Lou Bloom (Jake Gyllenhaal) just wants to make some money. In the opening scene of Dan Gilroy’s excellent Nightcrawler, he trespasses onto private property to cut a chain-link fence and is approached by a police officer. He assaults the officer, snatches his watch, and heads to a pawn shop to profit from these items. There is a negotiation, and Lou admits that he is looking for a job. When he is denied, he offers to contribute free labor, known in the United States as an “internship”, but is shown out of the door.
We are led to believe that this is a routine night for Lou, an unemployed thief trying to survive in contemporary America. Since Nightcrawler is a film, however, something different has to happen. On this same night, a sullen Lou stumbles upon a car accident, strikes up a conversation with a cameraman (Bill Paxton) on the scene, and learns that he can make money by selling video footage to local news stations. This is Lou’s “aha!” moment. The rest of the film chronicles his rise in Los Angeles’ highly competitive world of freelance crime journalism.
Nightcrawler is a scathing critique of capitalism and shows how the effects of a struggling economy trickle down to the individual. When people like Lou need money to survive and are unable to find jobs, they are left to their own devices, and often make immoral decisions in pursuit of financial success.
In Lou’s case, he interferes with crime scenes in order to get the best possible footage that he can sell to Nina (Rene Russo), a veteran news director who similarly sells her soul to stay afloat. Nina has been in the business for decades, but she has never experienced professional stability, always moving from station to station throughout her career. This explains why she takes Lou under her wing. She is smart enough to know what kind of footage brings the ratings and jaded enough not to care about how that footage has been obtained.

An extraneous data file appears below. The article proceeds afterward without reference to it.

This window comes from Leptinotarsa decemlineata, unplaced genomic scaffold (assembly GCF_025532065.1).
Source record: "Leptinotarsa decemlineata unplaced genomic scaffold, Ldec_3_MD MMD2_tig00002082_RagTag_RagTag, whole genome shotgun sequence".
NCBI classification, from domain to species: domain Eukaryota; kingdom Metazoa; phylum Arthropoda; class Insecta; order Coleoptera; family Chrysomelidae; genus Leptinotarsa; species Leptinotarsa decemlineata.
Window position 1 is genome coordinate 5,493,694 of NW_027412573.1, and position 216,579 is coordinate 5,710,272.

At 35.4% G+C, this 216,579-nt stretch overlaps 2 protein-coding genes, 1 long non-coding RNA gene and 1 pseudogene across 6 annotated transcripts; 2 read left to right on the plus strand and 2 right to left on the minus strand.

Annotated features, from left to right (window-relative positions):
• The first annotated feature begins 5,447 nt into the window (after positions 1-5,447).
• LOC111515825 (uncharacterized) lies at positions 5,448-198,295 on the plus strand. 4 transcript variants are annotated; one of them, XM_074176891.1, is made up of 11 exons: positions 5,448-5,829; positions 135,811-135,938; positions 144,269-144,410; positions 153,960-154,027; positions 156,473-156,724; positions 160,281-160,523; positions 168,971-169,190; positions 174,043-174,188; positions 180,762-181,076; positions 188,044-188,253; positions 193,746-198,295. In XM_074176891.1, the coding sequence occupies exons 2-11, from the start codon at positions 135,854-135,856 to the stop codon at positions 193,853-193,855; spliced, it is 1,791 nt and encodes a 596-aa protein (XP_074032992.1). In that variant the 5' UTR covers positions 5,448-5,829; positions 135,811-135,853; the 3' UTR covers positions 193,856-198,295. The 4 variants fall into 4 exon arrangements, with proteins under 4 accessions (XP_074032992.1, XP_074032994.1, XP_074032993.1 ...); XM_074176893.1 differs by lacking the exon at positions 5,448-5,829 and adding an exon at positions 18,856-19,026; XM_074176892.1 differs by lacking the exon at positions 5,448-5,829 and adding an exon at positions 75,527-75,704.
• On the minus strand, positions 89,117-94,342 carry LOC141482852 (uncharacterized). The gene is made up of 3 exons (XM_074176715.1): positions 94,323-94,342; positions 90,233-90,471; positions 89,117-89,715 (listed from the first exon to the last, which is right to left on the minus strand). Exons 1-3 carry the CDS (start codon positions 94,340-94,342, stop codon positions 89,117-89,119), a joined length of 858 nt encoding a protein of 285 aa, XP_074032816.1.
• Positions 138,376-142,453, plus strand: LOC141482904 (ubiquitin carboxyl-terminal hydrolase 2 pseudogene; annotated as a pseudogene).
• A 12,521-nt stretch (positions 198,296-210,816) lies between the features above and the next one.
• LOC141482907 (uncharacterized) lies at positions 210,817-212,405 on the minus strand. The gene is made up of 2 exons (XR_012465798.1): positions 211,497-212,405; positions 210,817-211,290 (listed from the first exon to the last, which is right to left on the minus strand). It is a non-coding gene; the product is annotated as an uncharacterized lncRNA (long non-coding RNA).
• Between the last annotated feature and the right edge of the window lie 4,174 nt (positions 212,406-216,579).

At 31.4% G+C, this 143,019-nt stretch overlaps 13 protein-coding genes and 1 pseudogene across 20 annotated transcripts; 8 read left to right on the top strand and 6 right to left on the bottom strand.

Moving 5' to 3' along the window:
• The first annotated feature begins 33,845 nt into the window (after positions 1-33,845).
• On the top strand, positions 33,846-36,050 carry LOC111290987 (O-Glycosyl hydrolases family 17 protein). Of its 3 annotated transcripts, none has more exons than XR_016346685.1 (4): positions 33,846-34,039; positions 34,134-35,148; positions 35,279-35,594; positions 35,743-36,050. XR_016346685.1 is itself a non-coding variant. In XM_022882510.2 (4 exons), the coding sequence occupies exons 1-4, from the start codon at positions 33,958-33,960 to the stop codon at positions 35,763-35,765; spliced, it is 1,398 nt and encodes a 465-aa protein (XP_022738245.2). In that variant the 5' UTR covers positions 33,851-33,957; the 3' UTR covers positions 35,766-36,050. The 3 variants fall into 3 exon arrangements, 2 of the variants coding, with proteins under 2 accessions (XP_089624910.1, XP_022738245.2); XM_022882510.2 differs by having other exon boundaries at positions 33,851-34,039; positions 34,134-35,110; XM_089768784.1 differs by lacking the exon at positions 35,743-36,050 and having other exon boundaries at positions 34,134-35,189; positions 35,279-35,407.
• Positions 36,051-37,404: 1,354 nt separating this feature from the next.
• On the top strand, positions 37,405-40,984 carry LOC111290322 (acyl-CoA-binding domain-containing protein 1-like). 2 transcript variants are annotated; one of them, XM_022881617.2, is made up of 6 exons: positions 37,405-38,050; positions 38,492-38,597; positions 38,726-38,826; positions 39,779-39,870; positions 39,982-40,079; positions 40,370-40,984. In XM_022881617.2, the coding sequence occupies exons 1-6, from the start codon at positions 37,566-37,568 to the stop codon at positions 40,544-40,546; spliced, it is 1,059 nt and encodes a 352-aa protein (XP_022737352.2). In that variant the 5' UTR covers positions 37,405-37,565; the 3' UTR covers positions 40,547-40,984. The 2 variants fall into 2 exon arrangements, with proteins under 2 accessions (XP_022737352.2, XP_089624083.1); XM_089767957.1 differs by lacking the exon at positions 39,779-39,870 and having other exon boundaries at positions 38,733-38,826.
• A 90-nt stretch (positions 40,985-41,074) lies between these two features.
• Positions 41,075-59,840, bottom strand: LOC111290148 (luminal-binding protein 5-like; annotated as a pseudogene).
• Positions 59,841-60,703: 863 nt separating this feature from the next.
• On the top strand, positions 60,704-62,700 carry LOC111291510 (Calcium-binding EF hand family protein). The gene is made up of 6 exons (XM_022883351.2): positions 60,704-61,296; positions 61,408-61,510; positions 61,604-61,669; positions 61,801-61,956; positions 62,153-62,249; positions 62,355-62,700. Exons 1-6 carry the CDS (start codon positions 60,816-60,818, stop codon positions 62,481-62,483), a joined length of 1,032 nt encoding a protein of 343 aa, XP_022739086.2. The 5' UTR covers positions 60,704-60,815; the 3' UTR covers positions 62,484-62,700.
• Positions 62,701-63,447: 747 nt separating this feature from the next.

Nina’s instincts prove to be correct, and Lou learns that he has a knack for this kind of thing. He hires Rick (Riz Ahmed), a young homeless man, to help him with his work; together, the two experience both the trials and tribulations that come with starting a small business.
Gilroy wisely conceals Lou and Rick’s backstories, which raises many questions about their circumstances. It is possible that both Lou and Rick have been in prison and cannot obtain employment because of their criminal records. It is equally possible that they lack the kind of higher education that is needed to get ahead in 21st century America. By not revealing this information, Gilroy suggests that it doesn’t matter. As the film progresses, we come to realize that Lou is a sociopath who lacks a moral conscience, whereas Rick is a well-intended individual who cannot catch a break. They both need money, however, and when the economy isn’t fulfilling its promise, the line between sociopath and nobleman becomes blurred. Every member of society is one rent payment away from tapping into their dark side.
The film’s indictment of capitalism is broad, but the world of local television news is specific, and Gilroy offers provocative commentary on the creation and consumption of news in 21st century America. A number of critics have complained that the points made here are too shallow and simplistic, pointing out that we’ve seen this story before in films like Network (1976), The King of Comedy (1982), and To Die For (1995). This may be true, but Nightcrawler is a powerful reminder that the situation has only gotten worse.